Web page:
The PBC Foundation is the only UK organisation exclusively dedicated to providing support and information to those affected by PBC
There are three investigations upon which the diagnosis of PBC is based.
The Antimitochondrial Antibody (AMA)
These antibodies, usually detected by indirect immunofluorescence, are now known to be directed against a group of enzymes – the pyruvate dehydrogenase complex – normally found on the inner mitochondrial membrane of almost all animal cells. These antibodies are very disease specific, but are neither tissue, nor species, specific. They are present in around ninety percent of patients with PBC. It has been shown that individuals with a consistent strongly positive antimitochondrial antibody in the serum at a titre of <1:40, but who have normal liver function tests, have a high probability of having abnormal liver histology suggestive of early PBC. Over eighty percent of these individuals will develop biochemical and clinical features of the disease.
Liver Function Tests
Patients with PBC have abnormal liver function tests, usually the alkaline phosphatase is more raised than the transaminases. Serum bilirubin is elevated late in the disease. Liver synthetic function is preserved until late in the disease, so serum albumin and clotting are usually normal. Immunoglobins show raised serum IgM, often IgG.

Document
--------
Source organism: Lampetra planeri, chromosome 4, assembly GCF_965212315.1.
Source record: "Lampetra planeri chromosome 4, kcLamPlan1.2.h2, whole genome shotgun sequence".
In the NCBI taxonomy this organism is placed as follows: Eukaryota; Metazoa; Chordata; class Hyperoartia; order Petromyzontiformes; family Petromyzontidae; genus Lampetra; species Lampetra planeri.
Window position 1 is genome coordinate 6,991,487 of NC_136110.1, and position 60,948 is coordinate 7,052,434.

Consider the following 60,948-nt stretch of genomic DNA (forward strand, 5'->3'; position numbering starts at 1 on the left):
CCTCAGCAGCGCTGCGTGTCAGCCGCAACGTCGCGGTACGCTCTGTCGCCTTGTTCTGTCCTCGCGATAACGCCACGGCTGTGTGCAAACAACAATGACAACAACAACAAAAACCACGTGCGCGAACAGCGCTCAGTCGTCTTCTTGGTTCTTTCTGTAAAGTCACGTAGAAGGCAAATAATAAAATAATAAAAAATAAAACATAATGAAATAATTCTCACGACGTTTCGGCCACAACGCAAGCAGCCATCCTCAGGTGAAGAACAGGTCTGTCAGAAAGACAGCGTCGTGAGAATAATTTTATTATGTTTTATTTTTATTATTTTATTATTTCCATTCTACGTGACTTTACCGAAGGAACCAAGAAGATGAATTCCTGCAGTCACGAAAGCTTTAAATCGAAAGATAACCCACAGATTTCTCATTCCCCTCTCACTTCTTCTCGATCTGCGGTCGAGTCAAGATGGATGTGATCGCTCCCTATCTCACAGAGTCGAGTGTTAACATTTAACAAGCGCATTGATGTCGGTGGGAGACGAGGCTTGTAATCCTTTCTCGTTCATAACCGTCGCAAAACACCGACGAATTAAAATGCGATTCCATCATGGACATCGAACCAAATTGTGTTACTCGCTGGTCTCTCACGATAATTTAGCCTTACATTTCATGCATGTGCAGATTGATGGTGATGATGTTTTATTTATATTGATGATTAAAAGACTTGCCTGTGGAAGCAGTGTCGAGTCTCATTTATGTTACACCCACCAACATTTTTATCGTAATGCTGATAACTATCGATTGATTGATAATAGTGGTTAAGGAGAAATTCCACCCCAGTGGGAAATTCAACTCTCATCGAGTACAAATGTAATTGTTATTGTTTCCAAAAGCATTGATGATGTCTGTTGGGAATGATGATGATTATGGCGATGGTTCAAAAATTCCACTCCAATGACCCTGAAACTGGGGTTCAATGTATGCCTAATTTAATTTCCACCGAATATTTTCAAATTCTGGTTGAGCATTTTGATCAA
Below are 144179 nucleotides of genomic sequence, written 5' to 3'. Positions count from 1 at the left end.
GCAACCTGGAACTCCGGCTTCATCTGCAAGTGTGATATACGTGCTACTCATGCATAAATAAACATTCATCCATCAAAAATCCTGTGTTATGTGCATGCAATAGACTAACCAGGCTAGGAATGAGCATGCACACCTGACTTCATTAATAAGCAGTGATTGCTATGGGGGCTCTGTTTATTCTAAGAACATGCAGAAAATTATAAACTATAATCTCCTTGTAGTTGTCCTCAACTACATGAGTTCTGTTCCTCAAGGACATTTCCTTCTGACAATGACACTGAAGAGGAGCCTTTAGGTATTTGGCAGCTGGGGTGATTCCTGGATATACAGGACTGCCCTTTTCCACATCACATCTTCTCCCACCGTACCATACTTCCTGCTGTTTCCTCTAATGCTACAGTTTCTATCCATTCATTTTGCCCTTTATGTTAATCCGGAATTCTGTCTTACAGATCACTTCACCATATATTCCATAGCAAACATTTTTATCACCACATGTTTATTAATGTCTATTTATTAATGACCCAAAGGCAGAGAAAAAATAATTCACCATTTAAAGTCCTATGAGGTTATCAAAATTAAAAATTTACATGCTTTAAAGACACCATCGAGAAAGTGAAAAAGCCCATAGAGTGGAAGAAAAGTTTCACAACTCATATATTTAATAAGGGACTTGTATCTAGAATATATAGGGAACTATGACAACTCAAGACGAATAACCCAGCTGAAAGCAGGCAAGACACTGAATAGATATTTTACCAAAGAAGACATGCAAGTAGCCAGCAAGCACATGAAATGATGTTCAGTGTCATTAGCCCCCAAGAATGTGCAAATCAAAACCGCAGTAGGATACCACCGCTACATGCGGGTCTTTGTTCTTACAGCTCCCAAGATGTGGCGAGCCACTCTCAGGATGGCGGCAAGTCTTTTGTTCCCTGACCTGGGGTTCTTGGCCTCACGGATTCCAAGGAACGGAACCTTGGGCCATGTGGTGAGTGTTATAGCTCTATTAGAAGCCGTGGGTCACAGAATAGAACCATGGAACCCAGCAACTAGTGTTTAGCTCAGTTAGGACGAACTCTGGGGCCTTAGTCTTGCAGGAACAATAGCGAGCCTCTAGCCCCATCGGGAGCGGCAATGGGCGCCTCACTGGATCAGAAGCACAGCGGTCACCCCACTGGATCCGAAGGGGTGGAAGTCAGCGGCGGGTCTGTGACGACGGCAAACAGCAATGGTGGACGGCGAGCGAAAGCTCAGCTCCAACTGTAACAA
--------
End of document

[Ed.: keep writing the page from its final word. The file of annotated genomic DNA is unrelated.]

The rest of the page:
The classical lesion of PBC is an immune attack upon intrahepatic bile ducts with aggregates of lymphocytes, sometimes with non-caseating granulomas, near bile ducts. As the disease progresses, there is piecemeal necrosis of liver cells extending from portal tracts together with portal fibrosis. This leads to a combination of disappearing bile ducts and, ultimately, cirrhosis. The pathological process can be uneven within the liver. Liver biopsy is very helpful for staging the disease.
The staging of the liver disease is assessed by the clinical, serological, image findings and liver histology. Liver ultrasound may be used to exclude concomitant gallstone disease, particularly in patients with abdominal discomfort. Furthermore, use of Fibroscan and serological markers of fibrosis will also give useful and non-invasive help in determining the degree of fibrosis. In practice, if a middle-aged female has positive antimitochondrial antibodies and is found to have raised serum alkaline phosphatase, then the likelihood is extremely high that she has PBC, even in the absence of any symptoms related to liver disease. If, during the investigation of any other disease, a patient is found to have positive antimitochondrial antibodies, then liver function tests should be checked and specific clinical enquiries should be made of the patient concerning the possibility of PBC symptoms.